One question we have been asked a few times since the launch of Oolone is how we explain the huge success of Amazon’s Kindle, given our penchant for all things visual and non-text based.
And the answer is relatively simple. The Kindle is a great device! It is slick, slim and portable, it has a practical length of battery life, and of course most importantly it has a revolutionary e-ink screen that set it apart from other devices at the time it came out.
And if you think about it, it is very visual. It is my belief that it is successful despite the dominance of text within its frame, not because of it. Relative to backlit screens it is a pleasure to read from. Combine this with Amazon’s monopoly on the book and e-book industry and you have a winner.
So what is the likely future of books? Although some are hesitant to convert to e-readers, the positive reviews and conversion stories keep pouring in. But as information has become instantly available, our attention span as a whole has waned. Is this a bad thing? Not necessarily. As many prominent authors and publishing agents point out, there is now more competition for readers’ attention than ever before. And it is only because of this competition that we quickly switch between sources.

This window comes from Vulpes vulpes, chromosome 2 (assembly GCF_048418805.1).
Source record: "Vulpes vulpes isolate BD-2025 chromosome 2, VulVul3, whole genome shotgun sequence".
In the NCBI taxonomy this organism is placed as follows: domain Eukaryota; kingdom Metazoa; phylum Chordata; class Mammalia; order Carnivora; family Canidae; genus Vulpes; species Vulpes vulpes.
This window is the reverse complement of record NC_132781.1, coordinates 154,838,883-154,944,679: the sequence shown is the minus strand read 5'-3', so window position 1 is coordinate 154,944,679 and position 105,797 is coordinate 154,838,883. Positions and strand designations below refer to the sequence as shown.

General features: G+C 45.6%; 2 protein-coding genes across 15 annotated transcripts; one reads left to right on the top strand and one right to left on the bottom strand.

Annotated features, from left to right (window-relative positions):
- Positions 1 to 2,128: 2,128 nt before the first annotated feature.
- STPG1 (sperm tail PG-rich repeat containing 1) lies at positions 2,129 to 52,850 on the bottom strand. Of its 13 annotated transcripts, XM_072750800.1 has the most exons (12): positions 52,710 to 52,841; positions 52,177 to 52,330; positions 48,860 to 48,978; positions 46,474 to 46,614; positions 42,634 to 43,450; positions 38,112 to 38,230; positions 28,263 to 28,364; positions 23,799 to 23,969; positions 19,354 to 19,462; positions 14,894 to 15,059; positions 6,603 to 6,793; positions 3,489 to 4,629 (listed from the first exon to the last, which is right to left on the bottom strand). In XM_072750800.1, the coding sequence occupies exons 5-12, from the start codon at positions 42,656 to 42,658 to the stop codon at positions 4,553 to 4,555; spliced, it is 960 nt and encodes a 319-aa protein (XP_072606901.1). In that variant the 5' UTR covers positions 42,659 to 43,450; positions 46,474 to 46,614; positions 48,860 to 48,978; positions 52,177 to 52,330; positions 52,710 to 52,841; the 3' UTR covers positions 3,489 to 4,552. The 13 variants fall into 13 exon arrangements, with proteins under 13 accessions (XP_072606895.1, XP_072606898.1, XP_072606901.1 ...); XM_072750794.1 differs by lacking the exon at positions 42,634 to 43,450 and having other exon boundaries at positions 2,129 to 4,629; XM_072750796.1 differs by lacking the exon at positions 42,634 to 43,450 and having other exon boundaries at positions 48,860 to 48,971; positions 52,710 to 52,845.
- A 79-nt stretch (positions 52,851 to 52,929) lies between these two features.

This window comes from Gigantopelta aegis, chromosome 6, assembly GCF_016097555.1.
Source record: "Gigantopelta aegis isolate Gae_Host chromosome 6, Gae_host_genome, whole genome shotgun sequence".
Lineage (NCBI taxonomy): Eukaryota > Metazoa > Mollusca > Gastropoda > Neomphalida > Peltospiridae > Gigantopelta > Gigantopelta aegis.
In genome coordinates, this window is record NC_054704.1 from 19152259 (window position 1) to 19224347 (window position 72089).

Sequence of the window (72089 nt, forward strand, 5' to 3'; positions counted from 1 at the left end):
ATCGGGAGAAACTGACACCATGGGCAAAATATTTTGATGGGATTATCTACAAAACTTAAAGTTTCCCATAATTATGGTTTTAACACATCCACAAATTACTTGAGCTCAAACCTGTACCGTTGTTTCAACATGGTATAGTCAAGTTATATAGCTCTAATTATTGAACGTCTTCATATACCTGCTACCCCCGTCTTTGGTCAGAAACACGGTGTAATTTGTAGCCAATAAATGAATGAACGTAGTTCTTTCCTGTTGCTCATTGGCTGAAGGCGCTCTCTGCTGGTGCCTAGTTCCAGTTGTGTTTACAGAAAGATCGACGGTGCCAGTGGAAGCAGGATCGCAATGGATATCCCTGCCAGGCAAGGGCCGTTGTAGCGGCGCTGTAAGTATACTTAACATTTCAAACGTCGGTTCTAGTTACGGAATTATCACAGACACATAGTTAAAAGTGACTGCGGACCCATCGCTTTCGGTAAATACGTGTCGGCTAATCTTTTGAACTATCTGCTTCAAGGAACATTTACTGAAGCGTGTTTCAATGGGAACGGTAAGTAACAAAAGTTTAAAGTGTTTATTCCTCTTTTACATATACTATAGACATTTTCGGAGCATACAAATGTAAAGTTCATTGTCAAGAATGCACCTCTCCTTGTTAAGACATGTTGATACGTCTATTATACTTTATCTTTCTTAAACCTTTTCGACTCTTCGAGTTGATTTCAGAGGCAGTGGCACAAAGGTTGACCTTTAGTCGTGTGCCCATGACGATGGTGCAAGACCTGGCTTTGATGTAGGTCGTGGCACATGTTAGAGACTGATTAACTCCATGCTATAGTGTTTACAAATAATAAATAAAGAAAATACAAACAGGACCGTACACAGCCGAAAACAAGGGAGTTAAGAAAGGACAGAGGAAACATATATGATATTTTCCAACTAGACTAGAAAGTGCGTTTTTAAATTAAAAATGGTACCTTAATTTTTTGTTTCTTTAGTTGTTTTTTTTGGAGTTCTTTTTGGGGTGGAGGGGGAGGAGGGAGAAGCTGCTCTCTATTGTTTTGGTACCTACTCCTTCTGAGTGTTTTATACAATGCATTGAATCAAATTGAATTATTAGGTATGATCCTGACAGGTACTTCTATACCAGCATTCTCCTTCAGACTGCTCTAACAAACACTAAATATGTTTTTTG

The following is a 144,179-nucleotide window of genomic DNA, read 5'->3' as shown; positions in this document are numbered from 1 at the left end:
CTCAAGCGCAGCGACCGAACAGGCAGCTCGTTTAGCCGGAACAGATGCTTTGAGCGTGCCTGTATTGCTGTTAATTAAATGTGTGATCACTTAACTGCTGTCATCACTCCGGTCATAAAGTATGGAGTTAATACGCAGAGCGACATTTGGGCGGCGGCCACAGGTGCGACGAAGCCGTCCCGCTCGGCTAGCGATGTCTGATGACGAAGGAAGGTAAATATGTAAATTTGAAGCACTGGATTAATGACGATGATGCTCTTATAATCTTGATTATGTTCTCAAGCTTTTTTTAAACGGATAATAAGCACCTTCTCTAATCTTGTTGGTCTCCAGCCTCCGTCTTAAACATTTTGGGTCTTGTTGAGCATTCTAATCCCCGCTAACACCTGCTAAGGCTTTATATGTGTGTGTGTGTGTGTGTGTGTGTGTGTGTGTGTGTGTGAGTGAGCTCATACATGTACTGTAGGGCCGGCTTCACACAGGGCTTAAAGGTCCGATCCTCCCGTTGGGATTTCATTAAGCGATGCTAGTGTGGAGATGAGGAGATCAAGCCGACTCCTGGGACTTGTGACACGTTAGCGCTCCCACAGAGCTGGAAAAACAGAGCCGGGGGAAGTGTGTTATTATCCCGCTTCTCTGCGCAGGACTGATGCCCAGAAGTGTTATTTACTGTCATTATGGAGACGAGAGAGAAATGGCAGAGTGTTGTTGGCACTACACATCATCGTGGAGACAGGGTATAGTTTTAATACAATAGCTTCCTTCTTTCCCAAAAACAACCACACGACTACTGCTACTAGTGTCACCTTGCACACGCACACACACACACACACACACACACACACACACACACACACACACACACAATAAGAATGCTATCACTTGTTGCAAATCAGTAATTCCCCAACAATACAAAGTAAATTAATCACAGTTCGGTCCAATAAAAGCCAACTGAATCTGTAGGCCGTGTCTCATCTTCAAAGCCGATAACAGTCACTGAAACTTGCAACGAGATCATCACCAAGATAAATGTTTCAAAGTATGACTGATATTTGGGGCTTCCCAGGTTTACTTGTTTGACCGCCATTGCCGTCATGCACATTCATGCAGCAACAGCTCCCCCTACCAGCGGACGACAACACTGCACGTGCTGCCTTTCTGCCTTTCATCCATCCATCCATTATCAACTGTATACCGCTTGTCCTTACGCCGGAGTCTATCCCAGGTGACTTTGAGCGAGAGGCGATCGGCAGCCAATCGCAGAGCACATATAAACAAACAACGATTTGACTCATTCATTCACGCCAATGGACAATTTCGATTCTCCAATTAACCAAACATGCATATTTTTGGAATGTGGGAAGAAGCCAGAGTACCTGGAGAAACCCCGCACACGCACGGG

Sidney J. Levy, the Coca-Cola Distinguished Professor of Marketing at the University of Arizona, rightly states that as readers, “…before we can experience the content within we have to have our attention engaged”. If anything it may mean we are more efficient than ever at determining good sources and gleaning relevant information.
Of course there have been attempts at simplifying the summary process as well – take Summly, an app which summarises based using verb stemming and various associated algorithms – but it appears the very sources we use are having to be pithier and more succinct. And let’s face it, nobody likes a waffler.
So read your kindle. But not for too long. My bet is you’ll be back to your video-playing tablet/laptop before long anyway.